This sharply pitched senryu may be read as a straight account of a day’s activity, perhaps during a village demonstration on polling day or a visit by a controversial politician. As a noisy backdrop to the general commotion, stirred-up local donkeys begin to call, one after the other, adding to the hubbub. Or the poem may be a metaphor which plays on another meaning of ‛donkey’. Early authors of moral tales, such as those credited to Aesop (6th Century BCE), often depicted the donkey as stupid and lacking in discretion. In Australia and New Zealand, a ‛donkey vote’ is a cast ballot which marks all candidates on a ballot paper from top to bottom in the order they are listed, without any reference to their political affiliation. Because it counts in the tally, candidates like to get their names high on the ballot list, rather like runners drawing a good starting gate in a horse race! A third meaning can be drawn from the descriptive sound itself. Someone who speaks in a loud, hectoring way is said to have a ‛braying voice’. This could well be what is happening here.

their rumble
through the valley
wild horses

Bryan Rickert
Belleville, Illinois USA

As a horse lover and avid former reader of children’s books about prairie mustangs, this haiku appealed to me both for its sound and the pictures it conjured. I imagine a cloud of dust rising in an arroyo as the band gallops through, and the way their hoofbeats echo from the rocks. A ‛rumble’ can also mean a skirmish between two rival gangs. This poem could be alluding to a show of strength between stallions fighting over territory and leadership of a group of mares in a herd.

ouzo moon—
I tell my troubles
to a donkey

Pippa Phillips
United States

I like the image of ‛ouzo moon’, a new one for me, but one I can easily imagine. The Greek anise-containing liquor ouzo is crystal clear until water is added, then swirls into a milky opalescence, like clouds suddenly veiling a full moon. While not strictly a prescribed kigo or season word, the haiku could in fact refer to spring, the time of a hazy moon. So it seems we’re in a coolly moonlit field, leaning over a fence as a donkey approaches. Maybe after a couple of glasses of ouzo it’s easier to open up to a sympathetic confidant, a donkey which can be relied on never to give away any secrets.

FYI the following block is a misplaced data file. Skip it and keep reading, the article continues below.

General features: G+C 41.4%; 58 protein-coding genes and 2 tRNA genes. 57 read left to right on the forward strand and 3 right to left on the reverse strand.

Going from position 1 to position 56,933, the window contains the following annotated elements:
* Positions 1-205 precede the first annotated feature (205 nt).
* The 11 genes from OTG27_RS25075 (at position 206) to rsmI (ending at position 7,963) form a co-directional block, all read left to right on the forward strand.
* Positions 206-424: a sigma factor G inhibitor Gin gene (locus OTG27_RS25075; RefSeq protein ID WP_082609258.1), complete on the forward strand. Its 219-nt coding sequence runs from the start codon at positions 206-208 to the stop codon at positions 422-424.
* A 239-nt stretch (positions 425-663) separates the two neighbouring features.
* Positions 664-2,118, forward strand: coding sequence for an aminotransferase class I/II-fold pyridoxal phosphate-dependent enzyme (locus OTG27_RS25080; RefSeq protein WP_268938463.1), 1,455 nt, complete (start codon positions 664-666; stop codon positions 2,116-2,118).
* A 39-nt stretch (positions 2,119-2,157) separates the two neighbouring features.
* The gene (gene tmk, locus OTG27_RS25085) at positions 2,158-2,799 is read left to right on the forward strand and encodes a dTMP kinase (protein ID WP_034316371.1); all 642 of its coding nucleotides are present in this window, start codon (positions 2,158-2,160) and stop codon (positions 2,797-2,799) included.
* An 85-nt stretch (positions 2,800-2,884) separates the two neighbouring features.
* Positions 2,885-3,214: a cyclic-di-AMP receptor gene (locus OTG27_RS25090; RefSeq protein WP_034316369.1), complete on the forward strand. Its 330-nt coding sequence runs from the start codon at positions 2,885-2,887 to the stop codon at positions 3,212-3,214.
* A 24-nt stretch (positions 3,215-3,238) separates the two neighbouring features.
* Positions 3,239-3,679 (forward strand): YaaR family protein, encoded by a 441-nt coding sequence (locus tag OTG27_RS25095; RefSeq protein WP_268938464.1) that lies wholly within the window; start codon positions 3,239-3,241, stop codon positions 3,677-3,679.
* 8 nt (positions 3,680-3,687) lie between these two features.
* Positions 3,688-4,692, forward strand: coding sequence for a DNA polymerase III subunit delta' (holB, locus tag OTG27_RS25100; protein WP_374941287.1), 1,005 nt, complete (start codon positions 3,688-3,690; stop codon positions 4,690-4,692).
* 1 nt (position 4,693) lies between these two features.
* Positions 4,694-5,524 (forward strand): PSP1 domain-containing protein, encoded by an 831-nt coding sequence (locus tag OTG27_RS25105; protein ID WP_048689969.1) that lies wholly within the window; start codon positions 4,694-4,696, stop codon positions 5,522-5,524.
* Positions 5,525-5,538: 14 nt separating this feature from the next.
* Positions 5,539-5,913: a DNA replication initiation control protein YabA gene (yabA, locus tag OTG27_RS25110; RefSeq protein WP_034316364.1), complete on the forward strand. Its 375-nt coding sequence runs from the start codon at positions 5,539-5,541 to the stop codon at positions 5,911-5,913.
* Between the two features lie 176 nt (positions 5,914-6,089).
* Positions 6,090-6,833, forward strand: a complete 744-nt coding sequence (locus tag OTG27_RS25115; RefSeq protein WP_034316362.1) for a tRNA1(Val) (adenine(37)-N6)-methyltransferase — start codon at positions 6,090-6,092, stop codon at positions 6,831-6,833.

my daughter nuzzles
the little donkey . . .
straw hats with daisies

Barrie Levine
Wenham MA USA

An irresistible image redolent of childish pleasure. The poet’s child has quite clearly fallen head-over-heels in love with the donkey and is giving it a big hug. Line 3 adds to the delightful picture as we have not one hat but ‛hats’, plural, which hints that both child and donkey are wearing flowery headgear. It’s easy to imagine her donkey friend having a surreptitious nibble of the little girl’s hat, on the sly. A delightful and fresh haiku.

& here are the rest of the selections:

these eyes green nettles just out of reach

Deborah Karl-Brandt
Bonn, Germany


transit area—
travellers and cockroaches
both in a hurry

Nicole Pottier


curious history . . .
untamed ancestors
tamed donkeys

Amrutha Prabhu
Bengaluru, India


mountain peak
a donkey’s bray echos
deep in the valley

Terri French


a long gaze
at their tied legs . . .
the bonded labour

Lakshmi Iyer


Amarnath Yatra . . .
donkeys cap the piety
of the pilgrims

(Amarnath Yatra: one of the holiest and toughest Hindu pilgrimages to the Amarnath cave in the Himalayas)

Subir Ningthouja
Imphal, India


autumn wind—
the moon is mirrored
on the donkey’s eye

Dennys Cambarau
Sardinia, Italy


modern times—
I carry a heavier load
than my donkey

Aljoša Vuković
Croatia, Šibenik


cobwebs shaking
lions in full throat
outside the camp

Tim Cremin


my donkey child
feet planted firmly
on the ground

edna beers
Rensselaer, NY, USA


the farmer’s wife
knits ear-gloves for donkeys—

Jenny Shepherd
London, UK


Beethoven’s 6th—
another goblet
of Montepulciano

Joshua Gage
Cleveland, OH, USA


melting my
cold cold heart—
donkey smile

Dan Campbell


autumn dusk
talking to the donkey
hauling cotton

John Zheng


mountain shrine
grimace of the pilgrim
riding a donkey

Anitha Varma
Kerala, India


awaked at dawn
cry of deer—
Nara Hotel

Teiichi Suzuki


through the lens
the Ghudkhur

(The Ghudkhur is the Indian Wild Ass that roams freely in the ‘Little Rann’ Wildlife sanctuary of India. It is an endangered species and also a photographer’s delight.)

Ravi Kiran


loaded with
myriad colours
a washerman’s donkey

(In rural India, donkeys are used by washermen to carry clothes back and forth.)

Teji Sethi


through the fence
my dog licks
the donkey’s ear

Helga Stania


cat and me
have a distant aura
blue moon

Nani Mariani
Melbourne, Australia


thistles a-plenty
two donkeys making faces
and pretend faces

Sheila Barksdale
Gotherington, England, U.K.


big kids
maybe the donkeys
should ride them instead

Tracy Davidson
Warwickshire, UK


a pat
on the donkey’s back . . .
cloud of dust

una pacca
sul dorso dell’asino . . .
nuvola di polvere

Daniela Misso


summer meadow
in the donkey’s eyes
years of weight

Neena Singh
Chandigarh, India


circa 1980s birthday party
pin the tail
on the donkey

Margaret Mahony


packing out
I offer to carry her load
she hee-haws back

Richard Matta
San Diego, California


harmattan haze
catching my eye
a zebrinny

Mona Bedi
Delhi, India


frisson  the fox yet warm



country road—
I give priority to
a donkey

Daniela Lăcrămioara Capotă


ghost town